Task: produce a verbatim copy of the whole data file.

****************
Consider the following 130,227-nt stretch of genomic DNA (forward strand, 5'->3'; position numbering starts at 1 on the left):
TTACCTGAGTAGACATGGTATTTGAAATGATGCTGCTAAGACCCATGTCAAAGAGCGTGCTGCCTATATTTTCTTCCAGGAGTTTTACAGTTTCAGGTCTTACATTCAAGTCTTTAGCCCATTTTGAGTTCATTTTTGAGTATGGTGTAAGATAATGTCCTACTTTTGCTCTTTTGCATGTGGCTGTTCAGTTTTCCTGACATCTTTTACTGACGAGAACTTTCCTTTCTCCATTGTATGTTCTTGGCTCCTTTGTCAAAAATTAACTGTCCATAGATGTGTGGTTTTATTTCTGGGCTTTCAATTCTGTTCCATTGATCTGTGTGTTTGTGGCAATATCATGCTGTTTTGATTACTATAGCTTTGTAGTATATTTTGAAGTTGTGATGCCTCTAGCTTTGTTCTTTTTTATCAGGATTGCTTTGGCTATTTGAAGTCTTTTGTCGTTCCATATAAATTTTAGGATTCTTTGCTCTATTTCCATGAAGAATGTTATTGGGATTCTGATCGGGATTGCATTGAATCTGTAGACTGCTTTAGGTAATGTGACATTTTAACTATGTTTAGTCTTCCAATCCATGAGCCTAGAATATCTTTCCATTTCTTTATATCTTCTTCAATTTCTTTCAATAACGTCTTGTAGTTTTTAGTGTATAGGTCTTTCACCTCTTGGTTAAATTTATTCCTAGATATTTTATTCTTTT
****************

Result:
Consider the following 130,227-nt stretch of genomic DNA (forward strand, 5'->3'; position numbering starts at 1 on the left):
TTACCTGAGTAGACATGGTATTTGAAATGATGCTGCTAAGACCCATGTCAAAGAGCGTGCTGCCTATATTTTCTTCCAGGAGTTTTACAGTTTCAGGTCTTACATTCAAGTCTTTAGCCCATTTTGAGTTCATTTTTGAGTATGGTGTAAGATAATGTCCTACTTTTGCTCTTTTGCATGTGGCTGTTCAGTTTTCCTGACATCTTTTACTGACGAGAACTTTCCTTTCTCCATTGTATGTTCTTGGCTCCTTTGTCAAAAATTAACTGTCCATAGATGTGTGGTTTTATTTCTGGGCTTTCAATTCTGTTCCATTGATCTGTGTGTTTGTGGCAATATCATGCTGTTTTGATTACTATAGCTTTGTAGTATATTTTGAAGTTGTGATGCCTCTAGCTTTGTTCTTTTTTATCAGGATTGCTTTGGCTATTTGAAGTCTTTTGTCGTTCCATATAAATTTTAGGATTCTTTGCTCTATTTCCATGAAGAATGTTATTGGGATTCTGATCGGGATTGCATTGAATCTGTAGACTGCTTTAGGTAATGTGACATTTTAACTATGTTTAGTCTTCCAATCCATGAGCCTAGAATATCTTTCCATTTCTTTATATCTTCTTCAATTTCTTTCAATAACGTCTTGTAGTTTTTAGTGTATAGGTCTTTCACCTCTTGGTTAAATTTATTCCTAGATATTTTATTCTTTT